I attend webinars on a regular basis as they are a great way to keep learning. These webinars are generally focused on social solutions and technologies, given by the experts of our day. Webinars have traditionally been a one-way communication vehicle but many take time for some Q&A near the end of the webinar, introducing some level of interaction, some level of social engagement.
Here are some of the social failures I have seen as well as my thoughts on simple changes that would make the webinars a social success. I share these examples because it’s important that you understand that there are few true experts in the space. We are all learning as we go, don’t be afraid to jump in and make a mistake or two.
Failing to engage with live streams
I will often tweet during webinars I attend. As a rule I will note the Twitter names of the participants and tweet the key points of the webinar. I include the expert’s name so they are tipped off that there is a conversation about them taking place. If you are running the webinar you should:
- Check out your Twitter streams, your Facebook page, and any other social channels you use. If you see your name being used, jump in and thank people for helping spread the message of the webinar. It’s a small effort and people appreciate it.
- If you do not have the the time during the webinar take the time after the webinar to respond to all the social traffic that took place during the webinar. Again, people are taking their time to participate in your webinar, recognize this, respond to questions, thank your promoters and engage your detractors.
Over the course of several webinars I have seen the following:
- After a recent IDC webinar the analyst took the time to thank me following the webinar. Simple touch, big social win as it was very much appreciated.
- After a recent Radian6 webinar, focused on listening and responding on social media, ….. Remember those crickets… Sometimes the experts are the worst at actually following through. I am not singling out Radian6 or the webinar expert but I did find the silence ironic.
- After a Helpstream webinar I was initially very impressed as the CEO took the time to respond to nearly every tweet. However, I noted that none of my tweets questioning Social CRM, asking about Social Support Communities, were ever responded too. In fact, while the CEO did great work by thanking and responding to the “supporters”, the detractor was completely ignored.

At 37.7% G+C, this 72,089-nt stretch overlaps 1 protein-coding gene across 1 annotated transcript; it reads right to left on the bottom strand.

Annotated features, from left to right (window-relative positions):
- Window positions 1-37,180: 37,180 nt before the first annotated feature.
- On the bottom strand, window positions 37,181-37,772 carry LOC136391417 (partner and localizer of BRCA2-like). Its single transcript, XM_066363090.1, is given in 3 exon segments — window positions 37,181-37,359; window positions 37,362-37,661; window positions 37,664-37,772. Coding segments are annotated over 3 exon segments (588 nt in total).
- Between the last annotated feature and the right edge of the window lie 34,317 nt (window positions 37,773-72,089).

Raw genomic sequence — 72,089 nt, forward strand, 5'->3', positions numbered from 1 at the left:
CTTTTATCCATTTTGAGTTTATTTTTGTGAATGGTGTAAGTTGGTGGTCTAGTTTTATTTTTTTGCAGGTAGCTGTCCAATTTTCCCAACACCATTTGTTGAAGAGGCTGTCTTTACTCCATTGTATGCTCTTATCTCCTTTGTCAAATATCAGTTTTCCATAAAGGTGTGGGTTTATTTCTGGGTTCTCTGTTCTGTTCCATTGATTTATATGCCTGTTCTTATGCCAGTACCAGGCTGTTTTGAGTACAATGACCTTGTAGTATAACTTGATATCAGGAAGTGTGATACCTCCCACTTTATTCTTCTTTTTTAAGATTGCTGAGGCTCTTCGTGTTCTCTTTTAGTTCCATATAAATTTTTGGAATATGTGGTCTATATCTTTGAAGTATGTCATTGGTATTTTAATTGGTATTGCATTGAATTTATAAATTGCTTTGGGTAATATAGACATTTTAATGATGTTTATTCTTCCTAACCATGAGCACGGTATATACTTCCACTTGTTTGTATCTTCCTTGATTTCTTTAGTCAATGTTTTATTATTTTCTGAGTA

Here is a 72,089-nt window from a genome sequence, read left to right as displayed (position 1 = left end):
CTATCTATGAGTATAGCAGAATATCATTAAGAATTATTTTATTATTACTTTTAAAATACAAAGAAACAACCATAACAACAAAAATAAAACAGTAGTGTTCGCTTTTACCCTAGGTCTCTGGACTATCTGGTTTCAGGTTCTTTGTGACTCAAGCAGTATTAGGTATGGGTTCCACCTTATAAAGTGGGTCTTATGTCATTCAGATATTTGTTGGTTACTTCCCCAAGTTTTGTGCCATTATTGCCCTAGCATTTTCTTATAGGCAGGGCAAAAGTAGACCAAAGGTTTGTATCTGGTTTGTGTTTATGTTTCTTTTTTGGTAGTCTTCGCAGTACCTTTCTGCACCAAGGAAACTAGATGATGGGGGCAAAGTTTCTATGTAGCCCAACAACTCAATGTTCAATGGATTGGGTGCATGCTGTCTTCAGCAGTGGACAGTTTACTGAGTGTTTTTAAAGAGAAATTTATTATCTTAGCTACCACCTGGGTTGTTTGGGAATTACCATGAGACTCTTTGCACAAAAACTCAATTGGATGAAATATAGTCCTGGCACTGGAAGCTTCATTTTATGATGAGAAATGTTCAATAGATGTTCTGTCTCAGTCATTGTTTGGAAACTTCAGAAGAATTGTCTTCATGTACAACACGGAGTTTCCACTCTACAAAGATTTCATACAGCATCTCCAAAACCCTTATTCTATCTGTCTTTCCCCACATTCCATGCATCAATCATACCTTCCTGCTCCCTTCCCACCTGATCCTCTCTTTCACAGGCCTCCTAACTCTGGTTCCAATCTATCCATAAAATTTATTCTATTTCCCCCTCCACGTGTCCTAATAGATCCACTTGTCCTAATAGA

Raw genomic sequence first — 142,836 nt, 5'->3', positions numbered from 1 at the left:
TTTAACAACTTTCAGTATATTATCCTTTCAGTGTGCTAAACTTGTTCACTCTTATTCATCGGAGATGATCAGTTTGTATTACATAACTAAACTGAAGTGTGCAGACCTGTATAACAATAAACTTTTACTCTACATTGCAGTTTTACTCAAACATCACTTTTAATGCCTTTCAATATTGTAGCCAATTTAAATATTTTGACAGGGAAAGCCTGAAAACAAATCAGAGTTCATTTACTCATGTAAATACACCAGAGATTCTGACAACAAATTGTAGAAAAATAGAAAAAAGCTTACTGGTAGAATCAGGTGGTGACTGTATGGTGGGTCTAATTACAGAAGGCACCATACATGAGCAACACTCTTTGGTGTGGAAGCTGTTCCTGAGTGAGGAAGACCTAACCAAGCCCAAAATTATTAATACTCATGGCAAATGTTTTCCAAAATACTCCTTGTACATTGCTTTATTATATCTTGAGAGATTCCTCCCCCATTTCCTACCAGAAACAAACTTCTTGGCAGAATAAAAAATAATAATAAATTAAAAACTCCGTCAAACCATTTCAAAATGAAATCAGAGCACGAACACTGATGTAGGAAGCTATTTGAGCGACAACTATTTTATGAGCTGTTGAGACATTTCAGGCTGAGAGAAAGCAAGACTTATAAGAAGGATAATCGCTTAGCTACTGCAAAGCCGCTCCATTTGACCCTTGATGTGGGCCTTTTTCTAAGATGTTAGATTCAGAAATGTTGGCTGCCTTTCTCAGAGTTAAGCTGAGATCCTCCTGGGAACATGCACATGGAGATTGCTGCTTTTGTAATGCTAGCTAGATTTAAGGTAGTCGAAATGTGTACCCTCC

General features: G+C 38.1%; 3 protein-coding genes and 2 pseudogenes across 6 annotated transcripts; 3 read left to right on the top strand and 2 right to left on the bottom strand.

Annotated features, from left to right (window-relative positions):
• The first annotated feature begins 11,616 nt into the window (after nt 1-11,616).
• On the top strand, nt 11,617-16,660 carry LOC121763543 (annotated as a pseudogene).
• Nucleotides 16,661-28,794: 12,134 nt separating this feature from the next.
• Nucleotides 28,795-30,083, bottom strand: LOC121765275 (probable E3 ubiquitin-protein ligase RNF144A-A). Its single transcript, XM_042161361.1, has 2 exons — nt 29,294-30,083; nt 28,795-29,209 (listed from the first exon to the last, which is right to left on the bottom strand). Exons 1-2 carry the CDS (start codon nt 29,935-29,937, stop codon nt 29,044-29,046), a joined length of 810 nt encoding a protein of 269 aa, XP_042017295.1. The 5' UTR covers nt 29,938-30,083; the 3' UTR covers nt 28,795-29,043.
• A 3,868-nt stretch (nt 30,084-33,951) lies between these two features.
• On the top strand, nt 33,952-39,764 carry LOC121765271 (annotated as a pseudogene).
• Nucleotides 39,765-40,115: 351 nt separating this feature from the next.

- To be fair, the CEO did eventually leave a note on my blog about the difficulty he had responding to every tweet. Of course, when I responded back asking for his thoughts on Social CRM, Social Support Communities, etc… Well, do you remember those crickets….
Differentiate your response
Following a webinar you generally receive an email thanking you for participating and providing you with links to additional information. This is a great way to follow up and extend the value of your webinar. However, build in some logic to take into account participation during the webinar (those that ask questions) and around the webinar (the social streams). Different mailing lists, different messages, big wins.
Keep adding value, don’t go into a selling frenzy
After attending a webinar from Lithium I had a sales person pester me via e-mail to chat about the Lithium solution, looking to quickly turn a positive webinar experience into a sale. I was frustrated with the approach but decided to take the time to let the sales person know I wanted to learn more about the company and pointed them to my blog…. Remember those crickets, never heard another word from the sales person.
Webinars are great educational tools and can be good lead generators for your business. Recognize that the world is changing and that you must participate socially as part of your webinar efforts. Remember too that the sales tactics of the past don’t work when it comes to social software… Focus on adding value and the leads will come.
Do you have other ways that webinars can become more social?